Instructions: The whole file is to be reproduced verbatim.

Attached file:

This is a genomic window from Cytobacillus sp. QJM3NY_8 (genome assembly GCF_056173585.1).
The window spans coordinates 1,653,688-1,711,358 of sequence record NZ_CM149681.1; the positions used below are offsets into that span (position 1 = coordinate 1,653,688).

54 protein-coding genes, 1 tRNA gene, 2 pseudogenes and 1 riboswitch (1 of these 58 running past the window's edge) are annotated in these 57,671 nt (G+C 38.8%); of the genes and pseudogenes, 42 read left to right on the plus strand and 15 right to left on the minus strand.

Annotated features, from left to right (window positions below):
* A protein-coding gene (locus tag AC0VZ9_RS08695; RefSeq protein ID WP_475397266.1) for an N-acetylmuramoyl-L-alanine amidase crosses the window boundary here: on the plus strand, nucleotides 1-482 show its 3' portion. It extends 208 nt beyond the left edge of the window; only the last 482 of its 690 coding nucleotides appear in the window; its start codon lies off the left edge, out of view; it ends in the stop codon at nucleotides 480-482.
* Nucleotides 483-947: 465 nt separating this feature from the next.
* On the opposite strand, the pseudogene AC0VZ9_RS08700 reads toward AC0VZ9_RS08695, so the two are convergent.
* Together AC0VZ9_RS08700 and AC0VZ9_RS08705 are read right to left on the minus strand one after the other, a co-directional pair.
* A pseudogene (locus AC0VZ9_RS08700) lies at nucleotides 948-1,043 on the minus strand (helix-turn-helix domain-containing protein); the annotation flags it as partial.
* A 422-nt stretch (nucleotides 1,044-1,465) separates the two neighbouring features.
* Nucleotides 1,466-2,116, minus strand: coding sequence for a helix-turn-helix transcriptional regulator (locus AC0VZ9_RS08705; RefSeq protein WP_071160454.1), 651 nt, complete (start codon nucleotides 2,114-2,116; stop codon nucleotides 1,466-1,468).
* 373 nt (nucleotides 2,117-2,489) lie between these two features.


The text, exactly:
This is a genomic window from Cytobacillus sp. QJM3NY_8 (genome assembly GCF_056173585.1).
The window spans coordinates 1,653,688-1,711,358 of sequence record NZ_CM149681.1; the positions used below are offsets into that span (position 1 = coordinate 1,653,688).

54 protein-coding genes, 1 tRNA gene, 2 pseudogenes and 1 riboswitch (1 of these 58 running past the window's edge) are annotated in these 57,671 nt (G+C 38.8%); of the genes and pseudogenes, 42 read left to right on the plus strand and 15 right to left on the minus strand.

Annotated features, from left to right (window positions below):
* A protein-coding gene (locus tag AC0VZ9_RS08695; RefSeq protein ID WP_475397266.1) for an N-acetylmuramoyl-L-alanine amidase crosses the window boundary here: on the plus strand, nucleotides 1-482 show its 3' portion. It extends 208 nt beyond the left edge of the window; only the last 482 of its 690 coding nucleotides appear in the window; its start codon lies off the left edge, out of view; it ends in the stop codon at nucleotides 480-482.
* Nucleotides 483-947: 465 nt separating this feature from the next.
* On the opposite strand, the pseudogene AC0VZ9_RS08700 reads toward AC0VZ9_RS08695, so the two are convergent.
* Together AC0VZ9_RS08700 and AC0VZ9_RS08705 are read right to left on the minus strand one after the other, a co-directional pair.
* A pseudogene (locus AC0VZ9_RS08700) lies at nucleotides 948-1,043 on the minus strand (helix-turn-helix domain-containing protein); the annotation flags it as partial.
* A 422-nt stretch (nucleotides 1,044-1,465) separates the two neighbouring features.
* Nucleotides 1,466-2,116, minus strand: coding sequence for a helix-turn-helix transcriptional regulator (locus AC0VZ9_RS08705; RefSeq protein WP_071160454.1), 651 nt, complete (start codon nucleotides 2,114-2,116; stop codon nucleotides 1,466-1,468).
* 373 nt (nucleotides 2,117-2,489) lie between these two features.